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Action for damages. Dodge Superior Court. Before Judge Lawson.
Southern Land & Cattle Company (Southern) brought suit seeking to recover the value of timber cut, removed and sold by Simmons without Southern's permission from land to which Southern held legal title. The trial court granted summary judgment in favor of Simmons, and Southern appeals.
Viewing the evidence in favor of the non-moving party on summary judgment ( Eiberger v. West, 247 Ga. 767, 769 (281 SE2d 148) (1981); OCGA 9-11-56), the facts establish that Simmons cut and sold the timber at the direction of Martha Johnson who, at the time of the cutting, was in possession of the land as a party to an installment contract to purchase the unimproved land at issue from Southern as a home site. The installment contract, executed by Johnson and Southern, was an executory agreement whereby Johnson paid $60 down and thereafter made installment payments of $60 per month on the purchase price of $5,000. Johnson had the right of possession to the land as long as she was not in default under the terms of the contract, and legal title remained in the seller. After Johnson paid a total of $1,000 toward the purchase price, the contract provided that Southern would give Johnson a warranty deed to the property, and, in place of the installment contract, accept a promissory note from Johnson for the unpaid balance of the purchase price secured by a deed to secure debt over the land. The contract contained a clause stating that "[t]he Buyer shall not commit or permit to be committed any waste of the property, including the cutting or removal of any trees without the written permission of the Seller, until this contract is paid off in full." Southern gave no permission, written or otherwise, for the trees to be cut. Though Johnson had not paid the $1,000 necessary to receive a warranty deed under the installment contract, she was in possession of the land and current on her payments at the time Simmons cut the trees at her direction. After cutting the trees, Simmons sold them for timber and kept the proceeds as reimbursement for the work done.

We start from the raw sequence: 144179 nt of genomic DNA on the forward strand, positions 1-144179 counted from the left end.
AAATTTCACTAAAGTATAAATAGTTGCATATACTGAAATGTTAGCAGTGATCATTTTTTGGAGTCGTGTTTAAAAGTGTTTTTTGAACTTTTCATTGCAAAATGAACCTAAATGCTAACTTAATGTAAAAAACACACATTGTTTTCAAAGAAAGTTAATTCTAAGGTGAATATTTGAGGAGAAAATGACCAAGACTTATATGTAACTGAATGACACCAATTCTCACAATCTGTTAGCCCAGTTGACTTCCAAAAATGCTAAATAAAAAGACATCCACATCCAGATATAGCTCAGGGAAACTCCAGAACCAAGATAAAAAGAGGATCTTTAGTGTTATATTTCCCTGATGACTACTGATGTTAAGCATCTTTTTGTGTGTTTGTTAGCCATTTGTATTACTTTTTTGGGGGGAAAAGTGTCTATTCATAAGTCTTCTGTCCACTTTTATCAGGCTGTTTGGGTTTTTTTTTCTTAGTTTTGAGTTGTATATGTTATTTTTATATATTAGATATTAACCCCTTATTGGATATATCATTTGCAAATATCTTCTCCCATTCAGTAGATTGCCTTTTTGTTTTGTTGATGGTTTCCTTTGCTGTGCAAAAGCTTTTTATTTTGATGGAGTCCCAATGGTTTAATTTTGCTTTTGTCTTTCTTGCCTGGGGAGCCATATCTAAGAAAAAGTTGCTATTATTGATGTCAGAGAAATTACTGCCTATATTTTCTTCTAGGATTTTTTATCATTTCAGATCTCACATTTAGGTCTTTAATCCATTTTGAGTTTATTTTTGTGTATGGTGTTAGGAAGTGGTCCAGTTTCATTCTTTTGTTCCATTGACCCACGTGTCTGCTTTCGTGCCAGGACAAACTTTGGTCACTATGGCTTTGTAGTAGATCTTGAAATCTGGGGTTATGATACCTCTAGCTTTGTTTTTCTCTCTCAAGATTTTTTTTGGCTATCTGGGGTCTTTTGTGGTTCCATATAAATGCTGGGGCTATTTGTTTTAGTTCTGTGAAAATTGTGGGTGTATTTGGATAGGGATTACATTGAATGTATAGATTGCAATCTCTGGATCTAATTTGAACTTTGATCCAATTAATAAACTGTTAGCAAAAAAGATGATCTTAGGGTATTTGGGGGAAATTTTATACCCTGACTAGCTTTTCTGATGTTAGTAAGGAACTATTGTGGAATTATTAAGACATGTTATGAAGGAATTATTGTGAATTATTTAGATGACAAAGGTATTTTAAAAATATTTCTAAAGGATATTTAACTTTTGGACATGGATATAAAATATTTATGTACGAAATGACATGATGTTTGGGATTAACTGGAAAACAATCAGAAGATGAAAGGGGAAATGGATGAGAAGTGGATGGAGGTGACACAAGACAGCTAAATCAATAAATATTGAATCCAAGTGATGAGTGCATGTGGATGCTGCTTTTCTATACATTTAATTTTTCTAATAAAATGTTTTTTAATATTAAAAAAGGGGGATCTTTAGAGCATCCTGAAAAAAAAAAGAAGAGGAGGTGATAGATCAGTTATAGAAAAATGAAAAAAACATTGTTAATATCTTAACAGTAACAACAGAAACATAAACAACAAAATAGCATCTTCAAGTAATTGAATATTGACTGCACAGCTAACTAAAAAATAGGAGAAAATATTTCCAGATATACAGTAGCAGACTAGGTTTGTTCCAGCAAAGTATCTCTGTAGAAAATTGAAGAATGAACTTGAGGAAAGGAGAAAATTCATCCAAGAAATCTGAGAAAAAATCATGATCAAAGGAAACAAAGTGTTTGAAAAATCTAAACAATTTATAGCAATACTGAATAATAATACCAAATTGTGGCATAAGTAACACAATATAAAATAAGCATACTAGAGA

Though installment land contracts such as the one at issue have been commonly employed in other states (see 7 Powell On Real Property, Ch. 84D (1991)), they have never been widely used in Georgia, and have received little appellate consideration. See Pindar, Ga. Real Est. Sales Contracts, 1-3.1 (3rd ed. 1987). We agree with the trial court that this installment contract was akin to the now largely abandoned bond for title in that it served as a contract for the sale and purchase of land; initially conveyed possession to the purchaser while legal title remained in the seller; and acted as a security instrument in the manner of a security deed while the payments were being made. See Pindar, Ga. Real Est. Law, 20.70 (3rd ed. 1986). Employing this analogy, the trial court granted summary judgment to Simmons based upon the rule expressed in a line of cases to the effect that the holder of legal title (either a vendor in a bond for title or a grantee in a security deed) may not recover at law from a third party for the value of timber cut and removed by the third party at the direction of the party in peace able possession of the land (even if the third party knows such vendor or grantee holds legal title), except on a showing of fraud and collusion between the possessor and the third party. 1 Beavers v. Reynolds Bros. Lumber Co., 68 Ga. App. 858, 860-861 (24 SE2d 813) (1943); Federal Land Bank of Columbia v. St. Clair Lumber Co., 58 Ga. App. 532 (199 SE 337) (1938); Mills Lumber Co. v. Milam, 57 Ga. App. 211, 216 (194 SE 911) (1938); Colquitt County Land Co. v. Rowell, 30 Ga. App. 738 (119 SE 223) (1923). There were no allegations of fraud in the present action.